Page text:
Over Christmas, while at a wedding in southern India, I sat at a table with the bride and her friends, a group of young women in their 20s. Some, like the 23-year-old student who died last Sunday as a result of her assault on a Delhi bus, lived in Delhi and had travelled to Kerala for the wedding. Some lived in Kerala itself.
Like you and me, they were horrified by the details of the horrific rape case that had been the main subject of the rolling 24-hour news there, and indeed, all over the world. But the issue was particularly pressing to them, because of what it meant about the risks they live with as young, modern Indians. Risks that curtail their freedoms and define how they must go about their lives.
In two short weeks in India, I glimpsed just a snapshot of what life is like for young, unmarried women there. Their lives seemed, in many ways, just like mine. One or two were about my age, but most, to be honest, were a few years younger. As one 20-something Indian IT working playboy who was a guest at the wedding explained to me, they don't let the girls get to my age around here without getting them married.
The day of my arrival, just before the rape story broke, this same man had explained the difference in atmosphere down south to that in Delhi. "It's more chilled out here. If you went out on your own after dark in Delhi," he said to me bluntly, "you'd probably get raped." At that point, I had assumed he was just speaking roughly for effect.
The young women I met at the wedding were middle-class, highly educated, very ambitious. Many of them had completed MBAs or marketing degrees in the UK. Now they worked for big multinationals based in India, where they were high-ranking consultants and managers. In terms of accomplishment, they put me and my humble arts degree to shame.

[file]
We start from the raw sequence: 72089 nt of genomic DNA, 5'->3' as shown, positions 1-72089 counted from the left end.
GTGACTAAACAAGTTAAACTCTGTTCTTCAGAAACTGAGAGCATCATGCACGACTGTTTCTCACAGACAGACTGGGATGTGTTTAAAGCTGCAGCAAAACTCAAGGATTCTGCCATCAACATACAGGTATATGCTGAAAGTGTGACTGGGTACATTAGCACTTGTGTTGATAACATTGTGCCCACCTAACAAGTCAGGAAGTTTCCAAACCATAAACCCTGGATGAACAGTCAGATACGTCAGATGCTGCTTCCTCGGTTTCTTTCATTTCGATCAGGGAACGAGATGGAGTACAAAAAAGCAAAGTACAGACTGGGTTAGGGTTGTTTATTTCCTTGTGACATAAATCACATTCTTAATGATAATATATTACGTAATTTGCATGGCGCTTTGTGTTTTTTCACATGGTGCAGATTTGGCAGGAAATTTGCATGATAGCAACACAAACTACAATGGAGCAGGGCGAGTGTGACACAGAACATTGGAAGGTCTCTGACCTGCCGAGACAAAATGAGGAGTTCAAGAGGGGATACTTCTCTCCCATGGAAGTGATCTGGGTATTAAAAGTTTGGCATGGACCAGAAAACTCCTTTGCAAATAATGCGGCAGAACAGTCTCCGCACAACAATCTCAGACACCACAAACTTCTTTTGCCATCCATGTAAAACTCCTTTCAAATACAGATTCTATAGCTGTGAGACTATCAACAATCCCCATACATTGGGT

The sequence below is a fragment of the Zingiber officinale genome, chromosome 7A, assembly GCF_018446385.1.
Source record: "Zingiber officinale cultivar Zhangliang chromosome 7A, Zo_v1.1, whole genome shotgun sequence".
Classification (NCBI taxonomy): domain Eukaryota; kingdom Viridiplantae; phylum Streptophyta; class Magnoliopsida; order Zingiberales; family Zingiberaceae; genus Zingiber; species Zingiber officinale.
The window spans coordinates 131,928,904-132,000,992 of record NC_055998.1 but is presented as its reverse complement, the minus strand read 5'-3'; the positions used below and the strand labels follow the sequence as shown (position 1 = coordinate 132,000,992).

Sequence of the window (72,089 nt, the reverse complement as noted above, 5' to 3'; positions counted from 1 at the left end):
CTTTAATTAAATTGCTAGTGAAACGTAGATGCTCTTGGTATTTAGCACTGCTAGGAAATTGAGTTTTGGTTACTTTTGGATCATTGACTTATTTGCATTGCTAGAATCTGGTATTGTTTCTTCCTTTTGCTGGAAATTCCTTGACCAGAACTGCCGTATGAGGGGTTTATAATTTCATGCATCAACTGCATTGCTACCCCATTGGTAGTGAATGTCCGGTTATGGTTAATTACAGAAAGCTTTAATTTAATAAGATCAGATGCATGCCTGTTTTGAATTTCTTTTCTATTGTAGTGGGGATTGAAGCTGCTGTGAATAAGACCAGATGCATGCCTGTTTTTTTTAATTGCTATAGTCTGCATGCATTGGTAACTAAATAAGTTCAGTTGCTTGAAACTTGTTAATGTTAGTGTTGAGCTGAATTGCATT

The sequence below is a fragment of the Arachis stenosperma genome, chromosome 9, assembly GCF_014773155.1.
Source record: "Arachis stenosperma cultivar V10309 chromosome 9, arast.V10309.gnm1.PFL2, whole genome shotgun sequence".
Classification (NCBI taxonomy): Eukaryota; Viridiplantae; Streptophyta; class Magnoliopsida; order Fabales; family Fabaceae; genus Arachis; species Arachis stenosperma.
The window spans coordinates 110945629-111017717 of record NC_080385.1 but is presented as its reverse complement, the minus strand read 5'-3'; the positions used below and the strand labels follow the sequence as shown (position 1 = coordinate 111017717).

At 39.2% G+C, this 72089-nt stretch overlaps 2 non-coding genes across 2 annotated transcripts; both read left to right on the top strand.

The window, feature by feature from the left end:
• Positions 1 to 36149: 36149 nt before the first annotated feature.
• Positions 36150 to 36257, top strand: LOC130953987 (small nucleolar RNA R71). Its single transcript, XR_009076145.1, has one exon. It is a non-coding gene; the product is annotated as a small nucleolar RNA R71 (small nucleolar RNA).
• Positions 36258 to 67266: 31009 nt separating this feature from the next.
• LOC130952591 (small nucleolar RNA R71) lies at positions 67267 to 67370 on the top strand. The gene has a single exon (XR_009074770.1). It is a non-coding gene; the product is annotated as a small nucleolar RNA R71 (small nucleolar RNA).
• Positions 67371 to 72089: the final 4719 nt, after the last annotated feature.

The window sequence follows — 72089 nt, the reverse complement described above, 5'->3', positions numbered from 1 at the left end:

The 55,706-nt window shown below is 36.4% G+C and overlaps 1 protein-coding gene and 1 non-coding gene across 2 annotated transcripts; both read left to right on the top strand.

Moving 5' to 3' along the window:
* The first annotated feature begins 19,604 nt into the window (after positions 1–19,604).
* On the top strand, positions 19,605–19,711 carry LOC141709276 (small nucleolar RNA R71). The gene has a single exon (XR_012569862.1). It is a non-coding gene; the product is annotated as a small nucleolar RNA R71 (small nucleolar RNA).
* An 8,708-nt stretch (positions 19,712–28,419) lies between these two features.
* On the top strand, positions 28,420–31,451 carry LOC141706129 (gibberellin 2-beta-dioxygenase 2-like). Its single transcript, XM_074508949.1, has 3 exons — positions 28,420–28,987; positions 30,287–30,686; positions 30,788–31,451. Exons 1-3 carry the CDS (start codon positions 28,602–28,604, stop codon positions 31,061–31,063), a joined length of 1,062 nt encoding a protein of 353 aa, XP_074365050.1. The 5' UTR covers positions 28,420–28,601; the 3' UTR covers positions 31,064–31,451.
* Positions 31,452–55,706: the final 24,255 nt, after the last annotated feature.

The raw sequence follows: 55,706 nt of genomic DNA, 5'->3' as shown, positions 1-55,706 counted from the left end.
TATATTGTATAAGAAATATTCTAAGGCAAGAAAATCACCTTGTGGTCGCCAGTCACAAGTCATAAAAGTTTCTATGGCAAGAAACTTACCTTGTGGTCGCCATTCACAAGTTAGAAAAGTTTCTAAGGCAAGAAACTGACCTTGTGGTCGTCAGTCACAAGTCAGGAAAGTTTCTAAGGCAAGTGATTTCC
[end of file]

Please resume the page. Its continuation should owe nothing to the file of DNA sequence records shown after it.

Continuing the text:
It was a wedding, we were all there to have fun. They played as hard as Irish girls their age. The celebrations spanned five days, and talk was mostly centred on the various flirtations going on amongst the singles, and (though the wedding itself was dry) war stories from the night-time parties that followed each day of ritual and ceremony, usually until dawn.
A house had been rented especially for visiting guests by our hosts and every night, bottles of Smirnoff and Jack Daniels would be assembled while the younger guests drank, danced and partied all night.
It was supposed to be a joyous occasion, so while the news seemed to speak of nothing else but rape, we did our best not to let the subject dominate. But the shadow was on everyone's minds and it inevitably came into the conversation.
When the discussions started, the 23-year-old victim was still clinging tenuously to life. One of the women I was with put the question to a table, what will the authorities do? The consensus was jaundiced and pessimistic. "What do they ever do?" was the response.
One can understand their cynicism. There were more than 635 rape cases reported in Delhi last year, and only one conviction. Almost every Indian I spoke with while I was there decried feeble legislation against rape, and inadequate sentencing for sexual crimes. "We are very afraid for our daughters," one man told me.
By the time I left, I wasn't surprised any more to learn that the educated, cultured, savvy ladies in whose county I had passed the last two weeks, who seemingly enjoyed many of the same freedoms I knew, never went out alone after dark. When I arranged to have coffee with one of my new friends there, she fled like Cinderella for her bus at the first hint of dusk, so that she could be sure to be safely inside the family home before 7.30pm. The measure of her parents' relatively relaxed attitude, she explained as she said her goodbyes, was that it was already past six and they hadn't called yet to see where she was. Other single women, when discussing the case in New Delhi, admitted, with retrospective alarm, the risks that they had taken recently in daring to drive alone after nightfall, and resolved that they'd think twice next time.
One evening my male Indian host and his friend drove my boyfriend and I out to pick up some food. He insisted that I, as the only female, wait in the car with my boyfriend, so as to avoid provoking trouble.
A new generation of Indian women have been raised by their families to be independent, career-orientated leaders in the community and in business. They have grown up to be all these things and more. But how independent can they really be so long as they still don't dare to walk their own streets alone?